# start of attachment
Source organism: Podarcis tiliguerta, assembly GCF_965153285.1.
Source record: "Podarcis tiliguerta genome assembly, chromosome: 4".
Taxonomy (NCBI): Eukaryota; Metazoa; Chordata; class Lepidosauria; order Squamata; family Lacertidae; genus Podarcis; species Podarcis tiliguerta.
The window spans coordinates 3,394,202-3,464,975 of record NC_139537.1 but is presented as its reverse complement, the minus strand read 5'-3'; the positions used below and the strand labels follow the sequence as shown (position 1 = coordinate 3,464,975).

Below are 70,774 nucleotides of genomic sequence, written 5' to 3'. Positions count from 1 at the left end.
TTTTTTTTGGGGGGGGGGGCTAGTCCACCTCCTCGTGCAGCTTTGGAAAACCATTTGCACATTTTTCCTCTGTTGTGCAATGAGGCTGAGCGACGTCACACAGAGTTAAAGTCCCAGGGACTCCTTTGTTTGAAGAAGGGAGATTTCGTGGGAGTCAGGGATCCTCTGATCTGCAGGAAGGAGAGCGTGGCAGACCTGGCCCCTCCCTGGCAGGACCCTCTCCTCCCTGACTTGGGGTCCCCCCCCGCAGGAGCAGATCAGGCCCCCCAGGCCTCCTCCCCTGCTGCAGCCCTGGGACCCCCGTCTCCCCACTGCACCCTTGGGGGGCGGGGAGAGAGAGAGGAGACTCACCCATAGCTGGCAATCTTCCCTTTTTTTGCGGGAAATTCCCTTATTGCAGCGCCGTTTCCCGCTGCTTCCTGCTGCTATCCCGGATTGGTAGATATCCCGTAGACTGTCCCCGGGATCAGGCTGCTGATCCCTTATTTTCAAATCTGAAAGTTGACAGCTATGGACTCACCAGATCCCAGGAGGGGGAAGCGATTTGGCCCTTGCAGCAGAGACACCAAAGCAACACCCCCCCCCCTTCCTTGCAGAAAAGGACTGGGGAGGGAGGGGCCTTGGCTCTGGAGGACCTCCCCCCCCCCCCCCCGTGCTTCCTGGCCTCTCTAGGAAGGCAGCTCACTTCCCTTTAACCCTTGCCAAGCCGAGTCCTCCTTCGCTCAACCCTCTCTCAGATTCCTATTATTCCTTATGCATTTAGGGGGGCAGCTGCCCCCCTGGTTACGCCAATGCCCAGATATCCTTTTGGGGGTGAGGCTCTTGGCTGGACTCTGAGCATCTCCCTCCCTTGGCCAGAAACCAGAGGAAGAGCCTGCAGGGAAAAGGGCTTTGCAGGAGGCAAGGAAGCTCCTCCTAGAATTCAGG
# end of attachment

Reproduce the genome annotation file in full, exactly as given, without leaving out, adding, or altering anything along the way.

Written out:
Source organism: Podarcis tiliguerta, assembly GCF_965153285.1.
Source record: "Podarcis tiliguerta genome assembly, chromosome: 4".
Taxonomy (NCBI): Eukaryota; Metazoa; Chordata; class Lepidosauria; order Squamata; family Lacertidae; genus Podarcis; species Podarcis tiliguerta.
The window spans coordinates 3,394,202-3,464,975 of record NC_139537.1 but is presented as its reverse complement, the minus strand read 5'-3'; the positions used below and the strand labels follow the sequence as shown (position 1 = coordinate 3,464,975).

Below are 70,774 nucleotides of genomic sequence, written 5' to 3'. Positions count from 1 at the left end.
TTTTTTTTGGGGGGGGGGGCTAGTCCACCTCCTCGTGCAGCTTTGGAAAACCATTTGCACATTTTTCCTCTGTTGTGCAATGAGGCTGAGCGACGTCACACAGAGTTAAAGTCCCAGGGACTCCTTTGTTTGAAGAAGGGAGATTTCGTGGGAGTCAGGGATCCTCTGATCTGCAGGAAGGAGAGCGTGGCAGACCTGGCCCCTCCCTGGCAGGACCCTCTCCTCCCTGACTTGGGGTCCCCCCCCGCAGGAGCAGATCAGGCCCCCCAGGCCTCCTCCCCTGCTGCAGCCCTGGGACCCCCGTCTCCCCACTGCACCCTTGGGGGGCGGGGAGAGAGAGAGGAGACTCACCCATAGCTGGCAATCTTCCCTTTTTTTGCGGGAAATTCCCTTATTGCAGCGCCGTTTCCCGCTGCTTCCTGCTGCTATCCCGGATTGGTAGATATCCCGTAGACTGTCCCCGGGATCAGGCTGCTGATCCCTTATTTTCAAATCTGAAAGTTGACAGCTATGGACTCACCAGATCCCAGGAGGGGGAAGCGATTTGGCCCTTGCAGCAGAGACACCAAAGCAACACCCCCCCCCCTTCCTTGCAGAAAAGGACTGGGGAGGGAGGGGCCTTGGCTCTGGAGGACCTCCCCCCCCCCCCCCCGTGCTTCCTGGCCTCTCTAGGAAGGCAGCTCACTTCCCTTTAACCCTTGCCAAGCCGAGTCCTCCTTCGCTCAACCCTCTCTCAGATTCCTATTATTCCTTATGCATTTAGGGGGGCAGCTGCCCCCCTGGTTACGCCAATGCCCAGATATCCTTTTGGGGGTGAGGCTCTTGGCTGGACTCTGAGCATCTCCCTCCCTTGGCCAGAAACCAGAGGAAGAGCCTGCAGGGAAAAGGGCTTTGCAGGAGGCAAGGAAGCTCCTCCTAGAATTCAGG